Image 1 - Researchers Find New Species Of Ancient Predatory Fish
2011-09-12 11:14:53

  The Academy of Natural Sciences today announced the discovery of a new species of large predatory fish that prowled ancient North American waterways during the Devonian Period, before backboned animals existed on land. Drs. Edward "Ted" Daeschler and Jason Downs of the Academy and colleagues from the University of Chicago and Harvard University describe the new denizen of the Devonian they named Laccognathus embryi in the current issue of the Journal of Vertebrate Paleontology....

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2011-08-25 11:05:58

  A well-preserved fossil discovered in China provides new evidence that the split between placental mammals and marsupials may have occurred 35 million years earlier than previously believed, according to a new study published Wednesday in the journal Nature. The scientists, led by Carnegie Museum of Natural History paleontologist Zhe-Xi Luo, said the discovery fills an important gap in the fossil record, and helps to calibrate modern, DNA-based methods of dating evolution. The...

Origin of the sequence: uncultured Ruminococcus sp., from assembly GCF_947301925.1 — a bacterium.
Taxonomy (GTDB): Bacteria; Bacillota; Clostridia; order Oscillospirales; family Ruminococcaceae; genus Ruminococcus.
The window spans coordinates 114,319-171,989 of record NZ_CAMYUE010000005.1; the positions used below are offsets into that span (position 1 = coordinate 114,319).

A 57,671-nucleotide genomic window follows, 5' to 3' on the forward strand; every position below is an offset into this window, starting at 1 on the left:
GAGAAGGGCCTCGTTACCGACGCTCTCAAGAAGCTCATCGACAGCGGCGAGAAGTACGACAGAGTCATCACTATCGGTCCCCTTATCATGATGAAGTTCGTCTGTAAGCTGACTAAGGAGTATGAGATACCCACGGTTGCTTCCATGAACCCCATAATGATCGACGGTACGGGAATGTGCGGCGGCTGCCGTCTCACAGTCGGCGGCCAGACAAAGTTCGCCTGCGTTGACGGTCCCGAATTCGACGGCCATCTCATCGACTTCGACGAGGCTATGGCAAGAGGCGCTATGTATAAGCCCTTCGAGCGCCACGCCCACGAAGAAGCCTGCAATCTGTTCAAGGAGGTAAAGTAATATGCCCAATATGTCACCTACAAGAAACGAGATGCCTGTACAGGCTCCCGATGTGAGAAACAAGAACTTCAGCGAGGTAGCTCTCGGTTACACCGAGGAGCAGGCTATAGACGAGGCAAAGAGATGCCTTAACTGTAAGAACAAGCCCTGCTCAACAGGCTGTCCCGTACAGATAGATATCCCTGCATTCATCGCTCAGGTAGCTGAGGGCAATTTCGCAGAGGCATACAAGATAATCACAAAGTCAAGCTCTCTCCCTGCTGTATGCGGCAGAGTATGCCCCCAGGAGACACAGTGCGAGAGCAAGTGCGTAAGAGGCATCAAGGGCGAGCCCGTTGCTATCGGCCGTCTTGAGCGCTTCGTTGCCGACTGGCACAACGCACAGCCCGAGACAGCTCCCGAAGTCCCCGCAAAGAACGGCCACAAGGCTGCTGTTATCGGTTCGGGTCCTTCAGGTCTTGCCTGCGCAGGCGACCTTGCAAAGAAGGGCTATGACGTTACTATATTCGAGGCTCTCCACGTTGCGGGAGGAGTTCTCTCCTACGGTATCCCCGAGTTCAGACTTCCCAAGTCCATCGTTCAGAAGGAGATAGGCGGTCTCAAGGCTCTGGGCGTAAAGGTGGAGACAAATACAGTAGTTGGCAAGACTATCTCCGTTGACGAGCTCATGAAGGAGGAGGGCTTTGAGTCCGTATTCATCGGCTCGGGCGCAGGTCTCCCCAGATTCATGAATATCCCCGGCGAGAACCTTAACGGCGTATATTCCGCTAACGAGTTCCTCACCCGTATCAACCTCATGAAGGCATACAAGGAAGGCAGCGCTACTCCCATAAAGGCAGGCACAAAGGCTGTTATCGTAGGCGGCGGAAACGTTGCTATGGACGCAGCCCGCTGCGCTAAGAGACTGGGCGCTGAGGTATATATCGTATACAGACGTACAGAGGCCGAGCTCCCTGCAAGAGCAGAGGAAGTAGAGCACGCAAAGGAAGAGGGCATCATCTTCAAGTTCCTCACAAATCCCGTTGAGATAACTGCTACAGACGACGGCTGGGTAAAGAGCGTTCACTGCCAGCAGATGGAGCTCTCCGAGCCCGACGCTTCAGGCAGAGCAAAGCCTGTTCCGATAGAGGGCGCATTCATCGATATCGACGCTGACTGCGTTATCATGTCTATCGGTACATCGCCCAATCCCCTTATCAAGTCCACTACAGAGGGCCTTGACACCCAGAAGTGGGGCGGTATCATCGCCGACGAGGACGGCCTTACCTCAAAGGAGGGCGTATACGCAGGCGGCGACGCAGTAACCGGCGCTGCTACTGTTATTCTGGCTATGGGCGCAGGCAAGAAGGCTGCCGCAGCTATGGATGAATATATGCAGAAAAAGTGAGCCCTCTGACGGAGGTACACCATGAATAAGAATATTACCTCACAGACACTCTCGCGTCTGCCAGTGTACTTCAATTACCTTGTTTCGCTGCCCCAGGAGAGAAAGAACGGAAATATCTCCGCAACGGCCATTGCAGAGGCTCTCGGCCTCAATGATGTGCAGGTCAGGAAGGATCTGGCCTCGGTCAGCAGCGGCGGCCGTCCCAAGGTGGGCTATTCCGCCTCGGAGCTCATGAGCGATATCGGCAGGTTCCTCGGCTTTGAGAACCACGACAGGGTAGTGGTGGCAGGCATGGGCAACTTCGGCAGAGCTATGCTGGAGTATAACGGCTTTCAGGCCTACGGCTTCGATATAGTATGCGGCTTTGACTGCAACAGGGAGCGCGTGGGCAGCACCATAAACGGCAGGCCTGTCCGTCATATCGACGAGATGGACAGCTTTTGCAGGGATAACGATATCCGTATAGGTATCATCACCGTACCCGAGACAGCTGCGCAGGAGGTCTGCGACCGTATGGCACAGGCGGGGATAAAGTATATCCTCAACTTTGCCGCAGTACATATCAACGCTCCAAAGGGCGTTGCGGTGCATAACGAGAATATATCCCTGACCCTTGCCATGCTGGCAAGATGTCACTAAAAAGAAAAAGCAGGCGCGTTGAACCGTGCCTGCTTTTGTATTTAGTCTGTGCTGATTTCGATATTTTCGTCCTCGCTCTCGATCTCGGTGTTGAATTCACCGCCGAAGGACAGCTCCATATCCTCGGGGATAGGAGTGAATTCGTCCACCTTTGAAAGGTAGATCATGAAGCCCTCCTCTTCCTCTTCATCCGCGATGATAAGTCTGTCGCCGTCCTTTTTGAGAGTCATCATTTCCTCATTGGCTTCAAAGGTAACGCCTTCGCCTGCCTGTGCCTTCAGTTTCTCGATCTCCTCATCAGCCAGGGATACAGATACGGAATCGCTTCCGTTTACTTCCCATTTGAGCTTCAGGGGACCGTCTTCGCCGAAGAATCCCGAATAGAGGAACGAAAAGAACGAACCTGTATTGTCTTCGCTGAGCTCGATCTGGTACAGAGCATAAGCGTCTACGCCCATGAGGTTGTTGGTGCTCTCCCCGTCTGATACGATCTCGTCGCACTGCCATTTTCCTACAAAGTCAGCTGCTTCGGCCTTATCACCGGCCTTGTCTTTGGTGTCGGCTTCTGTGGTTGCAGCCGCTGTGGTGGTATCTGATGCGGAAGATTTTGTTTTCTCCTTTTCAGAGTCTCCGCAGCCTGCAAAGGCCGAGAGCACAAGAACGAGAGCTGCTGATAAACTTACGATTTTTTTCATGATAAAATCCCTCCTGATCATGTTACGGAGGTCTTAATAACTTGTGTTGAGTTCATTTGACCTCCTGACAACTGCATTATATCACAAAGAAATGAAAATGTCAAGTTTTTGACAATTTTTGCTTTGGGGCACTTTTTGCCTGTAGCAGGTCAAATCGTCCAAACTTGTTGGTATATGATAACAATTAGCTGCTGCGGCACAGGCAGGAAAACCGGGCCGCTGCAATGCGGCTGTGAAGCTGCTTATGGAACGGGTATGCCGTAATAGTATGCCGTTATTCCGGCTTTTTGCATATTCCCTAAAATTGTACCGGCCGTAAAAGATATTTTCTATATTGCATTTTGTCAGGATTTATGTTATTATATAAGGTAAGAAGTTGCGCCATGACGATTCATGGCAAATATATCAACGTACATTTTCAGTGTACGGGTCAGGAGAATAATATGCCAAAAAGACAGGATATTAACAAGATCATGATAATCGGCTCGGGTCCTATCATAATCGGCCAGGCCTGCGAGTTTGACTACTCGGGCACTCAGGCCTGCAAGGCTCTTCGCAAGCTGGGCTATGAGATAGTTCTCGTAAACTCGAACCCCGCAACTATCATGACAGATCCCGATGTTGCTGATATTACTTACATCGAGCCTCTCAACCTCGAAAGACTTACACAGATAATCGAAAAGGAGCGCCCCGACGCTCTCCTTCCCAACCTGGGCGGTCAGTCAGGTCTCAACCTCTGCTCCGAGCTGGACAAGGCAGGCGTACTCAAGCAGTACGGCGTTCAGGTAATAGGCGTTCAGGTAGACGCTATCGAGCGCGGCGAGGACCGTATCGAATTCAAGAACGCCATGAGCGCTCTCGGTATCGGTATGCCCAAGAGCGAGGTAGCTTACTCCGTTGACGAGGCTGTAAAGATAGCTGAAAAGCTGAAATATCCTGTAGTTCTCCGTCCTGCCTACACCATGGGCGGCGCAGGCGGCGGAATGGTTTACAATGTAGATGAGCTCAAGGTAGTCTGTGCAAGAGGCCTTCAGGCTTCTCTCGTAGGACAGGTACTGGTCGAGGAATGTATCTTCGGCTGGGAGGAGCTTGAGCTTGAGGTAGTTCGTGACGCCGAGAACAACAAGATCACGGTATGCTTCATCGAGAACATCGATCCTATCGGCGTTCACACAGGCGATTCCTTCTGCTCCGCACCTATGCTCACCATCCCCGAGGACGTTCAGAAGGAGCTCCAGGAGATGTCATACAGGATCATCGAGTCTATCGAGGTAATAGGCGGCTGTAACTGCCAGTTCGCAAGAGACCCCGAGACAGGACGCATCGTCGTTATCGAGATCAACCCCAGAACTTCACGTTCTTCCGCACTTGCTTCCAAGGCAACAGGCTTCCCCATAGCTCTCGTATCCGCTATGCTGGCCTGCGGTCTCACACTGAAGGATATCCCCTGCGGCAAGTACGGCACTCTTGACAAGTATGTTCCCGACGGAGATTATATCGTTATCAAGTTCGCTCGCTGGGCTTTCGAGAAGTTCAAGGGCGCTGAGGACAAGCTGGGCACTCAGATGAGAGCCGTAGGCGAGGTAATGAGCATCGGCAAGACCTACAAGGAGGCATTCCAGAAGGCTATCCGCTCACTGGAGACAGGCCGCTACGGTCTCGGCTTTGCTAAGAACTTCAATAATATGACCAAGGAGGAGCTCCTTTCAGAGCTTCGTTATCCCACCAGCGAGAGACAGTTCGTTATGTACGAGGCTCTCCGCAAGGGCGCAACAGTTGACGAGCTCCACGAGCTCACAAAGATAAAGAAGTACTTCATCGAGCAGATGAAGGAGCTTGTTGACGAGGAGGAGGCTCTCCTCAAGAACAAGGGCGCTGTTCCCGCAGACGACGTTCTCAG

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2011-08-22 12:30:28

Researchers from the University of Western Australia and the University of Oxford have unearthed what they believe are the oldest fossils ever discovered-single-celled organisms that are thought to be 3.4 billion years old, according to a Sunday article by Nicholas Wade of the New York Times. The discovery, which is detailed in the latest edition of the journal Nature Geoscience, took place in a remote location known as Strelley Pool, which is located in Western Australia. The team that...